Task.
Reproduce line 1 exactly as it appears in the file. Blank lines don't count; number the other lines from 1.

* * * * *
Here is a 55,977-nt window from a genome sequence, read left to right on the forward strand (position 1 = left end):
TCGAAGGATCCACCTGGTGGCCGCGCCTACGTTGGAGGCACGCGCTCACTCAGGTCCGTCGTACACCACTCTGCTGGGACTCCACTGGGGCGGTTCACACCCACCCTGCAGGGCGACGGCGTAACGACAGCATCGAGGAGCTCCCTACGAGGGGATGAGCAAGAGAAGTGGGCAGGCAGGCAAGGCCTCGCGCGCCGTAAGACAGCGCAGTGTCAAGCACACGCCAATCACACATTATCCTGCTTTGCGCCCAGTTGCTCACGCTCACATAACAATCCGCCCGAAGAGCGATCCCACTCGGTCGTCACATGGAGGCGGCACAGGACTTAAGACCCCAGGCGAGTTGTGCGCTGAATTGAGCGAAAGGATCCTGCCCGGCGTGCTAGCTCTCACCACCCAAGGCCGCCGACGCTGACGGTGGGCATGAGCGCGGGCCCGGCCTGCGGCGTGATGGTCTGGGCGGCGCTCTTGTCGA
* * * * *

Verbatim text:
Here is a 55,977-nt window from a genome sequence, read left to right on the forward strand (position 1 = left end):